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Rational Functions and Black Holes
Physicists call the speed of light in a vacuum c. It is approximately
c ≈ 300, 000 km/sec
This is fast enough to go around the earth more than seven times in one
second!1 However, light moves slower when it goes through air, water, or
other material. Light can also be slowed down by gravity of very massive
objects like collapsed stars. For the example today we’ll consider Cygnus
X-1, a black hole formed by a star with 9 times the mass of our Sun.
If we are r km from the center of the black hole and we shine a light away
from the black hole, according to general relativity the speed of the light will
be approximately
v(r) = c 1 −
Here is a picture of the situation:
1. What is the speed of our beam of light if we are 13 km from the center
of the black hole? What does this mean?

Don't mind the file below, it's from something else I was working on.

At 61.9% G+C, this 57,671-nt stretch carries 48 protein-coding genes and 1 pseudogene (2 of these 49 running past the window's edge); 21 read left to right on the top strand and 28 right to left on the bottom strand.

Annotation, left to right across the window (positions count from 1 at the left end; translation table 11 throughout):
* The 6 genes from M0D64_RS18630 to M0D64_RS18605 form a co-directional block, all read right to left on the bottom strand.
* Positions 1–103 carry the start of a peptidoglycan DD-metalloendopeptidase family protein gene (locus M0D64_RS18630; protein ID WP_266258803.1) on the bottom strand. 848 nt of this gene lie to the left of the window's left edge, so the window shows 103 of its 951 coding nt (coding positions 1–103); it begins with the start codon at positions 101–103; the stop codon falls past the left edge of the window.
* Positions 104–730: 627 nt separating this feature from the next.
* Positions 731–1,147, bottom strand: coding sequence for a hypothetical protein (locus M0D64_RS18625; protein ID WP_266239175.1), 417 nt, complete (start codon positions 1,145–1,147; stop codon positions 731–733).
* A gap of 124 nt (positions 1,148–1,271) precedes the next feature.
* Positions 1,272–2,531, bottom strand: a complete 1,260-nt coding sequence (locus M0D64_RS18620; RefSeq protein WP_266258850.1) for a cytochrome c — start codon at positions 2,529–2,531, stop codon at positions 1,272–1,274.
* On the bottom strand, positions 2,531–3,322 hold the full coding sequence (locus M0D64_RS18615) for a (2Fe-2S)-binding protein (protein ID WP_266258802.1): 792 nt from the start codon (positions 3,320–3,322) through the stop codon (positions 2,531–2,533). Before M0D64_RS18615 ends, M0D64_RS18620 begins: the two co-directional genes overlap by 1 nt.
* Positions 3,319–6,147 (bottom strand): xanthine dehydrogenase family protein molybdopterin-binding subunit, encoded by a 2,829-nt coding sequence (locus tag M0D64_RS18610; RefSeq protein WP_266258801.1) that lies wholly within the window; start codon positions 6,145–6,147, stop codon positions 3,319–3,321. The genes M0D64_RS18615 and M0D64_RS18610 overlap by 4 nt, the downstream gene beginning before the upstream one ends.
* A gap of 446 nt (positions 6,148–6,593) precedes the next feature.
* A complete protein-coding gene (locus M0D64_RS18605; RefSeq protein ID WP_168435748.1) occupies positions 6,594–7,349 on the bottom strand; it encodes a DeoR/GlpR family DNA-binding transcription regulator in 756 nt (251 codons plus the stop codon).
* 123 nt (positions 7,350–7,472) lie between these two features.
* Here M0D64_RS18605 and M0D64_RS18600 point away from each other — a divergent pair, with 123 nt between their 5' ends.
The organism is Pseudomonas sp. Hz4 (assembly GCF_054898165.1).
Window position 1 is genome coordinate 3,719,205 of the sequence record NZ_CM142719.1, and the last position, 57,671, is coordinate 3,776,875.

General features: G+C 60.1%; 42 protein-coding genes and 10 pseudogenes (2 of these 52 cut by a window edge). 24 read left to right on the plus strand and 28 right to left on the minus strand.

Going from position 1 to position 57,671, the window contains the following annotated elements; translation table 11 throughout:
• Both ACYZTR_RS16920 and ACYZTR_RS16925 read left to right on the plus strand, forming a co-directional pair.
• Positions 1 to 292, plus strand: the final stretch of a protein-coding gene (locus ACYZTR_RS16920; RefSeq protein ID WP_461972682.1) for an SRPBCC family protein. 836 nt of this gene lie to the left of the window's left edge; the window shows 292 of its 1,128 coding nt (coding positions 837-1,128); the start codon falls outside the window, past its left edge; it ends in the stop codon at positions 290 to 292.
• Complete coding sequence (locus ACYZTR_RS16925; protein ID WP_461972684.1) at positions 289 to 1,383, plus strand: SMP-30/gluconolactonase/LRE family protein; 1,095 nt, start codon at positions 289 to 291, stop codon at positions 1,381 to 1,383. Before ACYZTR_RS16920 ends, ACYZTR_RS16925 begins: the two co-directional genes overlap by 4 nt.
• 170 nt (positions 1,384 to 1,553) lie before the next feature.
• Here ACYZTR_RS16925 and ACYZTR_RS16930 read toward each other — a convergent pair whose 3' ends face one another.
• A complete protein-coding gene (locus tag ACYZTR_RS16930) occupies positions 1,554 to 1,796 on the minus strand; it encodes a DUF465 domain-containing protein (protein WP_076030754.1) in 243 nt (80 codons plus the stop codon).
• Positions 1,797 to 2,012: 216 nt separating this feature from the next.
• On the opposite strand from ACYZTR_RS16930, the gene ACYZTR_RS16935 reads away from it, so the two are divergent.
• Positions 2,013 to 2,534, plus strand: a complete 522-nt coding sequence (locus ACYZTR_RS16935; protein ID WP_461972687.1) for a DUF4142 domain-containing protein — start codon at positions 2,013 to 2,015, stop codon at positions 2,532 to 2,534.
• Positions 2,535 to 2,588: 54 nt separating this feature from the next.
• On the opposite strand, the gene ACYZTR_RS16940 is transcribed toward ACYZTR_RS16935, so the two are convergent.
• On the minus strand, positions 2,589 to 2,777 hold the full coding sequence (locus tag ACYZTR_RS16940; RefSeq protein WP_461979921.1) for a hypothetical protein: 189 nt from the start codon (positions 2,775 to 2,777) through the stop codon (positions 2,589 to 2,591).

This is one of the reasons fiber optics are used for backbone of the internet: light
moves so much faster than electricity.
2. The event horizon is the region around the center of the black hole
where gravity is so strong that even light can’t escape (it’s the reason
we call them black holes). At what radius is the event horizon?
3. What are the horizontal asymptotes of v(r)? What is the physical
interpretation of the horizontal asymptote?
4. What are the vertical asymptotes of v(r)? Give a physical interpretation of the vertical asymptote.
5. Use your calculator to sketch a graph of v(r). You should think about
what a reasonable domain would be. Your graph should have numbers
on both axes and indicate the units. Finding a suitable window may
not be easy, you should think about the values of r (the domain) and
the values of v (the range).
6. Does the velocity ever equal −2c? If so, where?
7. What do you think happens to the velocity as r approaches 0?